Magistrate Peet Johnson yesterday postponed to Thursday the fraud, drunken driving and defeating the ends of justice trial of Ekurhuleni Metro police chief Robert McBride.
The postponement was made to give McBride's legal team a chance to serve documents on the Witwatersrand director of public prosecutions, advocate Charin de Beer, and to prepare further legal argument regarding statements by state witnesses made in other cases being formulated against McBride.
McBride's lawyers want De Beer to give input into the matter after they [lawyers] failed yesterday to force the prosecution to hand them the state witness statements in other cases which are due to be heard in courts in Johannesburg.
The defence wanted to know if such statements existed and whether the statements would be of advantage to the state's case in the Pretoria trial.
The defence argued that this was important because McBride had a right to a fair trial.
The state did not deny that such statements existed but said they (the statements) were irrelevant to the charges McBride is facing in the Pretoria magistrate's court.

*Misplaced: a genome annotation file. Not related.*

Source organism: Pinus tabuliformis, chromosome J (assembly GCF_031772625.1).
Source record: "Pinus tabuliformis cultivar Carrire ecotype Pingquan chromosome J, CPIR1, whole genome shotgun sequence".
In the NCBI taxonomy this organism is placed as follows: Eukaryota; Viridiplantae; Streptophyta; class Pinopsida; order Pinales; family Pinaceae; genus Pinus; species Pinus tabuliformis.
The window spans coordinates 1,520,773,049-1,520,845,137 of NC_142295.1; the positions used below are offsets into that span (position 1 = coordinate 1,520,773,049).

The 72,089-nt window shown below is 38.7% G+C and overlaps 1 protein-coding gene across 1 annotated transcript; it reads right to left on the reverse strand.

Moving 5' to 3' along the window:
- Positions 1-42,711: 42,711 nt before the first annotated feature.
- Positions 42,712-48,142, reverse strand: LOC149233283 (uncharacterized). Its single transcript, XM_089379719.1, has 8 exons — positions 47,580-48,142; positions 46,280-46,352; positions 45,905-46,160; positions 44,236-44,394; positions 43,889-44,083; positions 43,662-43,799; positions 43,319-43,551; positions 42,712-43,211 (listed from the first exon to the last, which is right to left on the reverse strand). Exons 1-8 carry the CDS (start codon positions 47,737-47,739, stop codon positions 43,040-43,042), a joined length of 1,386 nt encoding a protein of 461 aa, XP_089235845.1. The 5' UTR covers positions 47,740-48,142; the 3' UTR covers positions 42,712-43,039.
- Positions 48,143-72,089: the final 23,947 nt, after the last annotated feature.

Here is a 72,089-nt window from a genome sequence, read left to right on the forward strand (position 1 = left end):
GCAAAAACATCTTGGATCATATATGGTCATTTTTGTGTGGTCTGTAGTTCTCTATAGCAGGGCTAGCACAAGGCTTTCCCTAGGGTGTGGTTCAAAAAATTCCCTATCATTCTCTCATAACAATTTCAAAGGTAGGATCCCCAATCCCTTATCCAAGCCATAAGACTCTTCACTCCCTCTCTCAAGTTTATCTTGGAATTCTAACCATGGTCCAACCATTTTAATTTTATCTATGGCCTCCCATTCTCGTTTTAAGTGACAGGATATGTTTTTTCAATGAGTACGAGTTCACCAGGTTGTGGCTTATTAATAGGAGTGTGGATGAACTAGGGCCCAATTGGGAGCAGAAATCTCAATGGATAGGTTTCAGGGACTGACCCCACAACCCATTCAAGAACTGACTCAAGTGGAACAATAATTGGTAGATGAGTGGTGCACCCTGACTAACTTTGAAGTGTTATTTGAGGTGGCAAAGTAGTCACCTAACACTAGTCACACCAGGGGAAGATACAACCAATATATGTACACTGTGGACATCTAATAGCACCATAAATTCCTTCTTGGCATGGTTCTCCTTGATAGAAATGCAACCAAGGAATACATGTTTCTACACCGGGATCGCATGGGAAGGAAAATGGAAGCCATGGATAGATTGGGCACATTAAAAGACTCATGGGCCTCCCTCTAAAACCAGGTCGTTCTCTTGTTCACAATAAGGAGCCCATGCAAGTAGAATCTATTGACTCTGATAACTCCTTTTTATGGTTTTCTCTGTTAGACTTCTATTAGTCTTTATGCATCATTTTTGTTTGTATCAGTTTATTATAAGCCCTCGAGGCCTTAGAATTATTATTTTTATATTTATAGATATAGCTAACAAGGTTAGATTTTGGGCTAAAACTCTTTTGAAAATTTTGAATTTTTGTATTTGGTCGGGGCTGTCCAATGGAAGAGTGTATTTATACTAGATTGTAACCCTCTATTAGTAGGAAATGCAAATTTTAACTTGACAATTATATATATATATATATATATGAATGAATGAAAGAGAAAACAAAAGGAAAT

State prosecutor Christo Roberts said there must be a reason why the directorate of public prosecutions had refused the defence access to the statements.
The senior counsel for McBride , Guido Penzhorn, told Sowetan that he did not know which other charge or charges were being investigated against his client.
"That is why we want access to the documents," Penzhorn said.
Johnson dismissed the application, saying he did not have the jurisdiction to make such an order and that it would not be in the interests of justice to do so.
McBride has pleaded not guilty to the charges of fraud, defeating the ends of justice and drunken driving.
The defence has also questioned the credibility of the statements made to the police by prosecution witnesses and former senior Metro police officials Itumeleng Koko, Stanley Sagathevan and Patrick Johnson.
In their first statements to the police, the three had said McBride was not drunk when his car rolled, but they later changed their tune.
Penzhorn argued that the first statement was true and the witnesses had made the second, "false" statements because they had been promised indemnity for their involvement in cash-in-transit heists.
This was vehemently denied by the three state witnesses - Koko, Sagathevan and Johnson - under cross-examination.